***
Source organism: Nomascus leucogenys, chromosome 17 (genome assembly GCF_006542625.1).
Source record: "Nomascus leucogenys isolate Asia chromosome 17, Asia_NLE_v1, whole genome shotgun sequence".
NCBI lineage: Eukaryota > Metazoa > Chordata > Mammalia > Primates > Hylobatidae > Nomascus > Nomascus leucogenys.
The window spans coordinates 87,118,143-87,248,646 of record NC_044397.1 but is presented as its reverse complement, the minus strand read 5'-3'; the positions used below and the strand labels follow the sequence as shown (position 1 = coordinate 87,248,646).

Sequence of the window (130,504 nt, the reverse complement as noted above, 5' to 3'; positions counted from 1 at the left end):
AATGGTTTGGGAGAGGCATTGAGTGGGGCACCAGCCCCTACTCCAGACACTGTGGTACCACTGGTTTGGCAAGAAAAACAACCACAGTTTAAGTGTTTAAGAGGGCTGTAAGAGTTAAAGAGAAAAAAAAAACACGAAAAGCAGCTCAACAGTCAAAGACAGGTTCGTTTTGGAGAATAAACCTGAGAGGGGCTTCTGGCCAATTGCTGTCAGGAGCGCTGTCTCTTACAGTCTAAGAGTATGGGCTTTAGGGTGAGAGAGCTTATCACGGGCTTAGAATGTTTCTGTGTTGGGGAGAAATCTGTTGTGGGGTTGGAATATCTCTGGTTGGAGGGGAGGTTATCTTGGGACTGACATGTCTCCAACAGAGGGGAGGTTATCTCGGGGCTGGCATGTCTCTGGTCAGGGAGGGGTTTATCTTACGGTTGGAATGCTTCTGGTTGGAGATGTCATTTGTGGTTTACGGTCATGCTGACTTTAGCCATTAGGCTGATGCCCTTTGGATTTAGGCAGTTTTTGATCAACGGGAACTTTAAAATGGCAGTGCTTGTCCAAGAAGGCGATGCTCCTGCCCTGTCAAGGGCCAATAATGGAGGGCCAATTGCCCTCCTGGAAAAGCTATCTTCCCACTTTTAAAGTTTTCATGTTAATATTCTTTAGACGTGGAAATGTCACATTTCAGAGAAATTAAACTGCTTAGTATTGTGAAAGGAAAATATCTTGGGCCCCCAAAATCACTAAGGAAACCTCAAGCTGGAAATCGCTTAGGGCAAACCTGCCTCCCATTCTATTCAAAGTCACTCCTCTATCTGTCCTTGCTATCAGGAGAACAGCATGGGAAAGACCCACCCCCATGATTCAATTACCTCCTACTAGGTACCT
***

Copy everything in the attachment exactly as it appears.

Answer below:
Source organism: Nomascus leucogenys, chromosome 17 (genome assembly GCF_006542625.1).
Source record: "Nomascus leucogenys isolate Asia chromosome 17, Asia_NLE_v1, whole genome shotgun sequence".
NCBI lineage: Eukaryota > Metazoa > Chordata > Mammalia > Primates > Hylobatidae > Nomascus > Nomascus leucogenys.
The window spans coordinates 87,118,143-87,248,646 of record NC_044397.1 but is presented as its reverse complement, the minus strand read 5'-3'; the positions used below and the strand labels follow the sequence as shown (position 1 = coordinate 87,248,646).

Sequence of the window (130,504 nt, the reverse complement as noted above, 5' to 3'; positions counted from 1 at the left end):
AATGGTTTGGGAGAGGCATTGAGTGGGGCACCAGCCCCTACTCCAGACACTGTGGTACCACTGGTTTGGCAAGAAAAACAACCACAGTTTAAGTGTTTAAGAGGGCTGTAAGAGTTAAAGAGAAAAAAAAAACACGAAAAGCAGCTCAACAGTCAAAGACAGGTTCGTTTTGGAGAATAAACCTGAGAGGGGCTTCTGGCCAATTGCTGTCAGGAGCGCTGTCTCTTACAGTCTAAGAGTATGGGCTTTAGGGTGAGAGAGCTTATCACGGGCTTAGAATGTTTCTGTGTTGGGGAGAAATCTGTTGTGGGGTTGGAATATCTCTGGTTGGAGGGGAGGTTATCTTGGGACTGACATGTCTCCAACAGAGGGGAGGTTATCTCGGGGCTGGCATGTCTCTGGTCAGGGAGGGGTTTATCTTACGGTTGGAATGCTTCTGGTTGGAGATGTCATTTGTGGTTTACGGTCATGCTGACTTTAGCCATTAGGCTGATGCCCTTTGGATTTAGGCAGTTTTTGATCAACGGGAACTTTAAAATGGCAGTGCTTGTCCAAGAAGGCGATGCTCCTGCCCTGTCAAGGGCCAATAATGGAGGGCCAATTGCCCTCCTGGAAAAGCTATCTTCCCACTTTTAAAGTTTTCATGTTAATATTCTTTAGACGTGGAAATGTCACATTTCAGAGAAATTAAACTGCTTAGTATTGTGAAAGGAAAATATCTTGGGCCCCCAAAATCACTAAGGAAACCTCAAGCTGGAAATCGCTTAGGGCAAACCTGCCTCCCATTCTATTCAAAGTCACTCCTCTATCTGTCCTTGCTATCAGGAGAACAGCATGGGAAAGACCCACCCCCATGATTCAATTACCTCCTACTAGGTACCT